Why Should Your Self-Driving Car Look Like A Car?

A startup called Next has a big idea for self-driving cars: Make them multipurpose, linked-together boxes.

The Google Car looks like a VW bug post-castration. The Tesla is a ride for the rich and boring. Both vehicles feature AI that can take the wheel for you–and yet, both cars are still, notably, cars with four wheels, doors, and rear trunk space. Where’s all the imagination?


Maybe in Next, a Silicon Valley-based startup with a different vision for the vehicle of the future. Its concept, which has yet to be built as a physical prototype yet is slated for a 2020 release, imagines your car as a transparent box on four very small wheels. It has the physical footprint of a cramped Smart car and the 2.5-ton heft of a mid-sized sedan, but it has the functional space of a tiny room–with enough headroom to actually stand up.

Next’s lead designer, Tommaso Gecchelin, tells me that autonomous vehicles thus far have been built around PR more than innovation; to “embed [AI] in a regular car gives a more friendly and ensuring feeling,” he explains.

In response, Next proposes an alternative setup–similar to those imagined by the design firm Ideo and car site Jalopnik. Next’s vehicles less resemble their 20th century forebears, and instead are built around a world in which we may want an office for the road, or an UberEats-esque delivery box on wheels. In this sense, Next caters both to the on-demand economy and our need for travel. The cars are designed to link up like a train, so that a whole fleet of commuters could operate more aerodynamically, while allowing riders to move from car to car for services like refreshments and meals on long trips.

Next is, in essence, a dumb box on wheels that can intelligently cater to various circumstances.

The cabs themselves have been imagined with small wheels and active suspension systems, which eliminate the road feel that drivers like to sense in a car. “On Next, this system will be more than useful, since you want to completely forget you are on the road, and think you are on your living room sofa,” Gecchelin says. The floor-to-ceiling windows are actually a rendered illusion. The bottom half of the car is polished aluminum, which works in tandem with the chassis to absorb shock in the incident of a crash. Legally mandated seat belts and airbags will also be integrated into the system.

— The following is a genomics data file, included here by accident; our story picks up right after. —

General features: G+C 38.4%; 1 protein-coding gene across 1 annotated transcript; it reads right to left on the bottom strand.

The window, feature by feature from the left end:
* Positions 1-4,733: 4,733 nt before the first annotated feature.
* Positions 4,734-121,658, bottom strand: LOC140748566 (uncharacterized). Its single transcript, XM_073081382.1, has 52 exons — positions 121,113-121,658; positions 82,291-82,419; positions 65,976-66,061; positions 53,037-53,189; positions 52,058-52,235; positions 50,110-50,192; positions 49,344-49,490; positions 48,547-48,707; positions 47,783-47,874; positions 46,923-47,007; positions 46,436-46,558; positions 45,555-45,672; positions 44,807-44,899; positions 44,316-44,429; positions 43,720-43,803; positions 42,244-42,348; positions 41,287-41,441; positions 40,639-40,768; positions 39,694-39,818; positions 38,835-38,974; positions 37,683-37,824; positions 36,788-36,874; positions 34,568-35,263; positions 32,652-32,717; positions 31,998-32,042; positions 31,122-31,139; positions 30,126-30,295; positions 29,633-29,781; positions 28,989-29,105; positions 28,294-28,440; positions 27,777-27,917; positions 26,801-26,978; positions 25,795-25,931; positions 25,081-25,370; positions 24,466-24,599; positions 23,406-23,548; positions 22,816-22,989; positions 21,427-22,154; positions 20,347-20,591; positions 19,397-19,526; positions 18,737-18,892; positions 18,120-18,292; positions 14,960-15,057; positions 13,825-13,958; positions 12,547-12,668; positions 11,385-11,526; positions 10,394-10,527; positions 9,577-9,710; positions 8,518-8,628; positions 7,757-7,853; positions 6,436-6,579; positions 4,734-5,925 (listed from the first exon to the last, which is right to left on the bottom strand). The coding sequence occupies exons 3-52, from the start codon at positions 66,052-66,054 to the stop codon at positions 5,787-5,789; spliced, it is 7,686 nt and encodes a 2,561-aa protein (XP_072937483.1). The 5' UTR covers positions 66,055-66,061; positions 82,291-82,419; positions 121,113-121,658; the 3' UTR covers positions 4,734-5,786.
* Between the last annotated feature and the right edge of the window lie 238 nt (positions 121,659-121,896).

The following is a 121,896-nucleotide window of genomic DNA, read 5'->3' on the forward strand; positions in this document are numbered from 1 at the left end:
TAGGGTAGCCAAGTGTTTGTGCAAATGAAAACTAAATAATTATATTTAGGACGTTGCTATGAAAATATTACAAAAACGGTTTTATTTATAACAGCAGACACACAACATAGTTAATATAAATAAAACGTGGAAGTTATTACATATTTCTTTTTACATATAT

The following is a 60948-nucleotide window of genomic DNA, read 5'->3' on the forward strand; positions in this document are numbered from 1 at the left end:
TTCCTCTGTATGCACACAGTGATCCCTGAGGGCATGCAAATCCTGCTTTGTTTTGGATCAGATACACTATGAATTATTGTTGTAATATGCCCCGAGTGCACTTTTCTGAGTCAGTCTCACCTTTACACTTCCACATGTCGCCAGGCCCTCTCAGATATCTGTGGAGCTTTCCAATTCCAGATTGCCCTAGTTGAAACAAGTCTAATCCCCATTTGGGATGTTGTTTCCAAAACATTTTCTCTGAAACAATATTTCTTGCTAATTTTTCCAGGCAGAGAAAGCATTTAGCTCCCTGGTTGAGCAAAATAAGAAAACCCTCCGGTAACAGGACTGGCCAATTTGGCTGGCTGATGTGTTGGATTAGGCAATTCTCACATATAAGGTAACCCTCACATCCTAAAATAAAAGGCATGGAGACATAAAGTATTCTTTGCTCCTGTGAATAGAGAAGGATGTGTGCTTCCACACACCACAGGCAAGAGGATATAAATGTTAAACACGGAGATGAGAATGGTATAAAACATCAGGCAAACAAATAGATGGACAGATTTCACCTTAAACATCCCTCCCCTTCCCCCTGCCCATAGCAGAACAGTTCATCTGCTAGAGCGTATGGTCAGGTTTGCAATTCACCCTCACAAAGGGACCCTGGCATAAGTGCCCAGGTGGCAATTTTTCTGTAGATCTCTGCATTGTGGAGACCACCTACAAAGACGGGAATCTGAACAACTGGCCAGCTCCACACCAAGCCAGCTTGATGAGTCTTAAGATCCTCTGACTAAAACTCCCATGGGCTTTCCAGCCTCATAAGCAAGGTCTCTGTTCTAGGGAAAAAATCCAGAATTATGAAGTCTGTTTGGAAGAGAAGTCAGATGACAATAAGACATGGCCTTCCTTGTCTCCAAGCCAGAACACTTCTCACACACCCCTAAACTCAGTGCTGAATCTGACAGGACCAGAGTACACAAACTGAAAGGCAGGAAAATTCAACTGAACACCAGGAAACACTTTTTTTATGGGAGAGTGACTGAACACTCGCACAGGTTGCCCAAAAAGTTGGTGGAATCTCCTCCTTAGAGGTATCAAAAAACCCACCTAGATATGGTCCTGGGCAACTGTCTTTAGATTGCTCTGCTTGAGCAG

Gecchelin promises that a “huge R&D effort is beyond the fancy illustrations,” but Next has yet to build a prototype, and it isn’t sharing details on funding. Doubts as to whether or not Next can pull this vision of the future off, however, don’t mean the vision itself is wrong. Because as companies like Uber and Amazon duke it out to quickly deliver the goods of the future, their vehicles are sure to adapt in ways that 20th century cars never needed to consider.


[via Wired]

Correction: An earlier version of this story equated the Next’s weight with a Honda Fit, when it’s closer to a mid-sized sedan.


About the author

Mark Wilson is a senior writer at Fast Company. He started, a simple way to give back every day.